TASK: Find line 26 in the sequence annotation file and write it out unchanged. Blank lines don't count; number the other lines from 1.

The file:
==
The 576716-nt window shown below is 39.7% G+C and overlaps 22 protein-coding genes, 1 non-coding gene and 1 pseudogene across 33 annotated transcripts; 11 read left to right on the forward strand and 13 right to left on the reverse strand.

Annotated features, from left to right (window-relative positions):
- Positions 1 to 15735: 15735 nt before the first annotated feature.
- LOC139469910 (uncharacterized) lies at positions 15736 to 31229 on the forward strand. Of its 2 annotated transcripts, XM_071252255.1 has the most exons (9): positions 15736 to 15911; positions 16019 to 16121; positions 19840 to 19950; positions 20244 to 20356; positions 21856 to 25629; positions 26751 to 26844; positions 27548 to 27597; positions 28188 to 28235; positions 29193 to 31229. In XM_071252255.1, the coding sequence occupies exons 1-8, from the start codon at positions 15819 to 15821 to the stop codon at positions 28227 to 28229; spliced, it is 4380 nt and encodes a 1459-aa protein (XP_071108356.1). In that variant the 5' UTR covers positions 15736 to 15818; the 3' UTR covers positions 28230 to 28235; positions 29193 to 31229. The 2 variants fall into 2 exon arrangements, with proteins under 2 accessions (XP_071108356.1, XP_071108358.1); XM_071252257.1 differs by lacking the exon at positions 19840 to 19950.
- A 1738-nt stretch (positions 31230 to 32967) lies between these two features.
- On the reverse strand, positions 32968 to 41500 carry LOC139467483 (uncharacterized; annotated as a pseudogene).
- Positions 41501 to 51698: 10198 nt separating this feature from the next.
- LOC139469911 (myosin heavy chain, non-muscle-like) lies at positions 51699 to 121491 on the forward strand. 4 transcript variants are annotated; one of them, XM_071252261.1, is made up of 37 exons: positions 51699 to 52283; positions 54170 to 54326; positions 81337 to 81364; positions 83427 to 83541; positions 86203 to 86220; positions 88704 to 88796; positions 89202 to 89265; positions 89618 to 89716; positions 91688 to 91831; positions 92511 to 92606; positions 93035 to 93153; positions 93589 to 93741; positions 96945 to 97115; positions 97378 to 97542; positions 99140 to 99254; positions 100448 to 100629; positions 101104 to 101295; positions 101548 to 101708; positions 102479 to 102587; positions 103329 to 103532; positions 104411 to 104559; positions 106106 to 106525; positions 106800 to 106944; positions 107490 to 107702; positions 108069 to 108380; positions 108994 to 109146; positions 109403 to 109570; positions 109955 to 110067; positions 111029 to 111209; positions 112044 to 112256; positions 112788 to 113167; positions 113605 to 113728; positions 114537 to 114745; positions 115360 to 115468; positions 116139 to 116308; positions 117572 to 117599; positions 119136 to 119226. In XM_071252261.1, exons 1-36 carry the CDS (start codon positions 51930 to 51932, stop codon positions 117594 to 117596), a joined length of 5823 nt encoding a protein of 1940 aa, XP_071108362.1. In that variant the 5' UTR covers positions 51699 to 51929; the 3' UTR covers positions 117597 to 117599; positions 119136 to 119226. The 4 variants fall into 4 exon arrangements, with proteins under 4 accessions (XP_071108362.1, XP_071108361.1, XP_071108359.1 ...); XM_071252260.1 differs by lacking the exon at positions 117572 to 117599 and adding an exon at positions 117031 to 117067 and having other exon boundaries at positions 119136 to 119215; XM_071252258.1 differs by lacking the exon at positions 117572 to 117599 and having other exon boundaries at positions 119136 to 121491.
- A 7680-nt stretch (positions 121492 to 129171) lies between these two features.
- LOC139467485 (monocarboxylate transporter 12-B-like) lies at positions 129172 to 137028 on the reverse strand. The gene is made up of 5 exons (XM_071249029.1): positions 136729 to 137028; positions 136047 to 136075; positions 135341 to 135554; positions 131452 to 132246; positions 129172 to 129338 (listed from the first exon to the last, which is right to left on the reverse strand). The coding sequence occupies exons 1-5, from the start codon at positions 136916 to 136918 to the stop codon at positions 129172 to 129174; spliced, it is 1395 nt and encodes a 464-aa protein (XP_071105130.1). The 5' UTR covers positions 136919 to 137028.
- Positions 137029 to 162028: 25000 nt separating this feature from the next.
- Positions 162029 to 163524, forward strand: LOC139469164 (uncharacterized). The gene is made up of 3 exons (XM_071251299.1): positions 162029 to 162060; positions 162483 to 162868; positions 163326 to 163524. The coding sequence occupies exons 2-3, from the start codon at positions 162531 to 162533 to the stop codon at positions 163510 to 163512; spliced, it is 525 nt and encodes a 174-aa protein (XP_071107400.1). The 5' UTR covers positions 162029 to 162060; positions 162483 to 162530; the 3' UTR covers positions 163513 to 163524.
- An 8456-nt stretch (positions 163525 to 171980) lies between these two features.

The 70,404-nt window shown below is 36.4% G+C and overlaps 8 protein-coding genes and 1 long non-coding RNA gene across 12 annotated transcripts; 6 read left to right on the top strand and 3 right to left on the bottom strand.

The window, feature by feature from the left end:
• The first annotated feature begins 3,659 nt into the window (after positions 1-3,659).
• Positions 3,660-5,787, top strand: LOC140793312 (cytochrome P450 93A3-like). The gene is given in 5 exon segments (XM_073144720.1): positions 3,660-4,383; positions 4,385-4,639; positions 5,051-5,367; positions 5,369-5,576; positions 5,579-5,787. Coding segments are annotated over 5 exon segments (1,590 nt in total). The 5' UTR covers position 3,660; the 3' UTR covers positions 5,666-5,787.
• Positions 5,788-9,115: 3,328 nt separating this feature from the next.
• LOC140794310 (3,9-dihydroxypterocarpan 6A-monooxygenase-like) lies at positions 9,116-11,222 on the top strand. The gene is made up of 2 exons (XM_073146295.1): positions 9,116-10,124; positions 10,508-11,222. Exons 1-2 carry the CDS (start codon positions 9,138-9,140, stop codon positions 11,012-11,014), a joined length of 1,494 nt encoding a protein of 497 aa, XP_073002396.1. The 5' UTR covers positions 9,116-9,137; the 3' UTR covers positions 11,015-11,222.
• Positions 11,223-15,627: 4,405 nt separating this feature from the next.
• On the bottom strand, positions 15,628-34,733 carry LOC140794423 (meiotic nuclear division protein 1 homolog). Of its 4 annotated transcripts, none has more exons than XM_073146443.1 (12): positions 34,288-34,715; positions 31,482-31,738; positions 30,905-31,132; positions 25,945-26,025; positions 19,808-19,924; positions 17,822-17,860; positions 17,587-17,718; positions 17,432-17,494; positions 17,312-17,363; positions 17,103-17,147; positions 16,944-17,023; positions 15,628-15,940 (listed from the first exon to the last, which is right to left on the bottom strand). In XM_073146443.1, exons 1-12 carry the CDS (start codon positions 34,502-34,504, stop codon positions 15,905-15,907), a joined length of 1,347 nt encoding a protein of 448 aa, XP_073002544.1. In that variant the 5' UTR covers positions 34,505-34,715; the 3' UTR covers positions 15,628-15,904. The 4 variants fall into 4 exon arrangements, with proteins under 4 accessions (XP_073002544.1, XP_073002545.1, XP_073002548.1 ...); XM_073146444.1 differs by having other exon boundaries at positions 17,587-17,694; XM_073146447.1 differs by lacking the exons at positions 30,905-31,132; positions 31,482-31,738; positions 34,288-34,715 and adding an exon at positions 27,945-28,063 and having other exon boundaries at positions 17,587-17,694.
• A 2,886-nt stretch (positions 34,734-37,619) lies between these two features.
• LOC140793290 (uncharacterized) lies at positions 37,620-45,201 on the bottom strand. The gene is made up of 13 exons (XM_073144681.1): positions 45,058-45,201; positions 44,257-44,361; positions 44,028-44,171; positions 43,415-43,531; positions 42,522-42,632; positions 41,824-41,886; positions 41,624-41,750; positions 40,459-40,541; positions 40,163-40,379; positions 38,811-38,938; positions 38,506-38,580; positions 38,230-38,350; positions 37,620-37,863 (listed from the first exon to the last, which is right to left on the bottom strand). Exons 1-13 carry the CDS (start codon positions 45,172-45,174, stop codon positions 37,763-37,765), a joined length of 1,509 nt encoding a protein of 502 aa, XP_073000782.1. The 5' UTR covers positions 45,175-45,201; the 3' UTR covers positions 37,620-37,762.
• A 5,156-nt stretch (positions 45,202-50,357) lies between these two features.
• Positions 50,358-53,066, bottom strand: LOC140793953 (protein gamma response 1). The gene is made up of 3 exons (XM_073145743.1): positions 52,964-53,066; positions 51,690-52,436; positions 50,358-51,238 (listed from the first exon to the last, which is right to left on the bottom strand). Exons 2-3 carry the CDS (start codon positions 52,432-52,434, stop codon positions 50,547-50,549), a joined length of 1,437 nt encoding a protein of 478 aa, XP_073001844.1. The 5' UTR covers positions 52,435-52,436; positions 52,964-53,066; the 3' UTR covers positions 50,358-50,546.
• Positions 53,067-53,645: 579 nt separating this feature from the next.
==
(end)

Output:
• Positions 53,067-53,645: 579 nt separating this feature from the next.